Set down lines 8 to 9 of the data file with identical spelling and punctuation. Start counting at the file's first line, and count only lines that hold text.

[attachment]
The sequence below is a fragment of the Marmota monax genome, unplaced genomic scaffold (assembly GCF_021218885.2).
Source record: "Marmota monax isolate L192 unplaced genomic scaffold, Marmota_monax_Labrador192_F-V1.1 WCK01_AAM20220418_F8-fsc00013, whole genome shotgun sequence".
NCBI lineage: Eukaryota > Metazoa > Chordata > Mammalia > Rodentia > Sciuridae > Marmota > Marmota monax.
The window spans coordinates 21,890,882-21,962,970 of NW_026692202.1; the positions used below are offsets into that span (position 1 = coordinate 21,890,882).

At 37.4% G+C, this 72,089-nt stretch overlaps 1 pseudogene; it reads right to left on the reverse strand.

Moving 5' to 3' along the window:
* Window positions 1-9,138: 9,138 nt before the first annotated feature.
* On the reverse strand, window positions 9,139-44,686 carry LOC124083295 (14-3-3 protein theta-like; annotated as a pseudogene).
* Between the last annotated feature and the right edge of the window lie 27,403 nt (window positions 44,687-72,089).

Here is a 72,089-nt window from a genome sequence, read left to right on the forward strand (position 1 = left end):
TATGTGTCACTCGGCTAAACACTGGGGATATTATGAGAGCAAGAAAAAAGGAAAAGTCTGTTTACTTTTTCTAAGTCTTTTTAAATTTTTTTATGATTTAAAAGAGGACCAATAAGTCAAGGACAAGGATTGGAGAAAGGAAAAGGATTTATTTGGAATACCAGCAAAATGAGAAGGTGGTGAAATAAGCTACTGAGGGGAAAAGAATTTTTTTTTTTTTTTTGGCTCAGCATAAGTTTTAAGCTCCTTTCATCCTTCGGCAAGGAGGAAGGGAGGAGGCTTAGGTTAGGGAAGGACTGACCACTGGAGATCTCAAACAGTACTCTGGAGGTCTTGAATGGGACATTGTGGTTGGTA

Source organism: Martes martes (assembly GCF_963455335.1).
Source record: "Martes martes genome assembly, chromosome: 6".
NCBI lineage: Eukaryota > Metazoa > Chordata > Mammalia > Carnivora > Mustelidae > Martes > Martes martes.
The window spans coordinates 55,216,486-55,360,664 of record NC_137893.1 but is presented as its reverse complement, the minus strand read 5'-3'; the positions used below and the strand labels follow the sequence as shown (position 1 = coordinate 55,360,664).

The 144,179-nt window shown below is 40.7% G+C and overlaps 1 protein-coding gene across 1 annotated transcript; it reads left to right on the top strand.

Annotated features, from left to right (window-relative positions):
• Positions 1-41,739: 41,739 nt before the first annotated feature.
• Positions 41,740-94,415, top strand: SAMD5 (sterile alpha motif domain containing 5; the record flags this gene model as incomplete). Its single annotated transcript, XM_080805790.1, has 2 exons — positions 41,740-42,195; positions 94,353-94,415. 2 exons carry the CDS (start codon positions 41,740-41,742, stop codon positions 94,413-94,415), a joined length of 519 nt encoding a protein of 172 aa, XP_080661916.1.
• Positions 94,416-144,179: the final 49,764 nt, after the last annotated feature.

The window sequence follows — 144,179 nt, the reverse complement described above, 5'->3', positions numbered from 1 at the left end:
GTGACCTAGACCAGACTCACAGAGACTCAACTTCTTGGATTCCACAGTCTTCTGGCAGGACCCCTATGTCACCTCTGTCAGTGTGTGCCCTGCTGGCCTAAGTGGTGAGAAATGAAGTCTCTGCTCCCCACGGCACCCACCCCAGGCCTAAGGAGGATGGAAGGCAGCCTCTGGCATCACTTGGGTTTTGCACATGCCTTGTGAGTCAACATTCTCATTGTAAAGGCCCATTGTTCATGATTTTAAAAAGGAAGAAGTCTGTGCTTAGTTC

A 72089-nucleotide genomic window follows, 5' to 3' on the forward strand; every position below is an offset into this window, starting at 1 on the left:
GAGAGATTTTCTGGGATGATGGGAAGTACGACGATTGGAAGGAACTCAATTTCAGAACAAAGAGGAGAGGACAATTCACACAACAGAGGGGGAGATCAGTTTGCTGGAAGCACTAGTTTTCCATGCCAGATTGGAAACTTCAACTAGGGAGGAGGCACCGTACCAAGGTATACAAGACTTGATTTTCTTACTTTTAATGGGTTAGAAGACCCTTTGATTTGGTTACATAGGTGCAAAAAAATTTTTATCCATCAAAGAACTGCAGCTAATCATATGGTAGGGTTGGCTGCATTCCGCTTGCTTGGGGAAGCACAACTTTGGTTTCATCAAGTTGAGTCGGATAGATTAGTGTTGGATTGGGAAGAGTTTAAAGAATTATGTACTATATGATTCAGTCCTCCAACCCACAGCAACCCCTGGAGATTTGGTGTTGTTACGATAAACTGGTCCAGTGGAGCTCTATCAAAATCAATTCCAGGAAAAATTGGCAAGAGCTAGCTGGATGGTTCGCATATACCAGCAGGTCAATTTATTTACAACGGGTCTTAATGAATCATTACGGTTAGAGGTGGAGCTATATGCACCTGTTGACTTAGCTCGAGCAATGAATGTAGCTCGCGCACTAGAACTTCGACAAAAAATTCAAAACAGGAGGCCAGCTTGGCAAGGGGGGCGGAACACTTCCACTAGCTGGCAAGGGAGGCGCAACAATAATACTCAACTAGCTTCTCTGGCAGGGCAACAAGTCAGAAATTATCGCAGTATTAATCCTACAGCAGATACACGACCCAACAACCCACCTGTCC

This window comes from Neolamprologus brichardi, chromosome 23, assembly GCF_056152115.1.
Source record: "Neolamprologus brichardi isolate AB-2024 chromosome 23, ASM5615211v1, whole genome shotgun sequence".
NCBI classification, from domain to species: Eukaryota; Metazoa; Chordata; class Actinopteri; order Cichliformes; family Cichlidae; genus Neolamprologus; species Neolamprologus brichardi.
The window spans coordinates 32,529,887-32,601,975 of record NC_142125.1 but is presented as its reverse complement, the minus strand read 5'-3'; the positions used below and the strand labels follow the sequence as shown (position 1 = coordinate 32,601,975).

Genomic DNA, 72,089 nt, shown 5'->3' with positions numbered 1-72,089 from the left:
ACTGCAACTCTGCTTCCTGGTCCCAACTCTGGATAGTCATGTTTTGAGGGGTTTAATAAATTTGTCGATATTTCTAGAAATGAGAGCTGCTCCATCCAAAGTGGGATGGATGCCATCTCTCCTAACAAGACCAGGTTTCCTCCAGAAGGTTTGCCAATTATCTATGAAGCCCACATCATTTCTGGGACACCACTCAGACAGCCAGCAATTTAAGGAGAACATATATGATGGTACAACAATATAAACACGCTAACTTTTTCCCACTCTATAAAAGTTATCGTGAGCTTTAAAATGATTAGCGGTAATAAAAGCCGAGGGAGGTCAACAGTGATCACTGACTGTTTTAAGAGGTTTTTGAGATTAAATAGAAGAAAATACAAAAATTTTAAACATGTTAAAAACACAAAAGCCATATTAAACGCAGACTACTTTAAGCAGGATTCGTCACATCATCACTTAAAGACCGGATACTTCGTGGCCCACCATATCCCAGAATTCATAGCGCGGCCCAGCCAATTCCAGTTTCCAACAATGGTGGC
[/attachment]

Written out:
* On the reverse strand, window positions 9,139-44,686 carry LOC124083295 (14-3-3 protein theta-like; annotated as a pseudogene).
* Between the last annotated feature and the right edge of the window lie 27,403 nt (window positions 44,687-72,089).